is a great new book on religion and politics in the West.
Its author, Mark Lilla, is a fantastic scholar in the history of ideas.
The book argues that the West (Europe) was marked by a Great Separation
between political theology and political philosophy. Before Hobbes, European
politics was essentially framed in religious terms. After Hobbes, politics
becomes free from religion. Religious scholarship, as a result, is also profoundly changed.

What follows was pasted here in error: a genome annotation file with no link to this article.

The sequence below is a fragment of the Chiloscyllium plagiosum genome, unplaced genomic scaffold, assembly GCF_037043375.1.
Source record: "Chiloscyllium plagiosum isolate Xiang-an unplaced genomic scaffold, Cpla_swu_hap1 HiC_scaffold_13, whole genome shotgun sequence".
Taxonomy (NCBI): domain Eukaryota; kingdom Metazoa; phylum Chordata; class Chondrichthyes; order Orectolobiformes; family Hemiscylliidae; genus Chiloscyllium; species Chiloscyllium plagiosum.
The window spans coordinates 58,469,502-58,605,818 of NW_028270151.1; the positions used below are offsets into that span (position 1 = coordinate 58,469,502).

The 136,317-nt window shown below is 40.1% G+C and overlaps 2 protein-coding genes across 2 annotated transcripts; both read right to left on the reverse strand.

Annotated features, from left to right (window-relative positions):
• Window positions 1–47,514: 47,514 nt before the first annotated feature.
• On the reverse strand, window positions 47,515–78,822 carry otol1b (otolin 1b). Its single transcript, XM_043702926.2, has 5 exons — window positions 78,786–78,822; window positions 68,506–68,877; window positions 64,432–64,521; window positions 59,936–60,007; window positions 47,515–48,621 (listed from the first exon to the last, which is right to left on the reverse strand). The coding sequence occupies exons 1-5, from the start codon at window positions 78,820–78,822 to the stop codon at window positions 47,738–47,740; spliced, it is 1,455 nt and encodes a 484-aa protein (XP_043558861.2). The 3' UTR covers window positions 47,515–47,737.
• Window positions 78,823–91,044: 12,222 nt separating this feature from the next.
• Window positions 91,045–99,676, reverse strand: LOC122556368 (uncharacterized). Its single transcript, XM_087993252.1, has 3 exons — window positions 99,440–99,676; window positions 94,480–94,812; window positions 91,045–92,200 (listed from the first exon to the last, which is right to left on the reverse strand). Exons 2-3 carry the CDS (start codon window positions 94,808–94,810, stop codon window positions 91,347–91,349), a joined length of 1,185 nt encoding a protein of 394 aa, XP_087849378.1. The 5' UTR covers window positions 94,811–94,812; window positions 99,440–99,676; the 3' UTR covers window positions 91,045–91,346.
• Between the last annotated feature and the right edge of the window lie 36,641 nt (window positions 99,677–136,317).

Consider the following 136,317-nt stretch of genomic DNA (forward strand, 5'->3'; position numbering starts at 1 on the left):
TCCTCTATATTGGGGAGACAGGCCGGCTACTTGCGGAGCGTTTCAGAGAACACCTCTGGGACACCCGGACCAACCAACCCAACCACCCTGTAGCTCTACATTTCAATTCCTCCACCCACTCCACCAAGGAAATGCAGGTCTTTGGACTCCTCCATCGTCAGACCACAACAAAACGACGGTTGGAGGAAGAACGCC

Instead of focusing on God, it focuses on why men need religion. It is not anymore
about what exist out there, but what we need from inside us.
The book does not attempt to engage on present heated controversies on the role of religion in the public sphere and other such issues. Instead it calmly takes us through a rewarding jouney from the middle-age to the XX century illuminating the relationship between religious and political scholarship.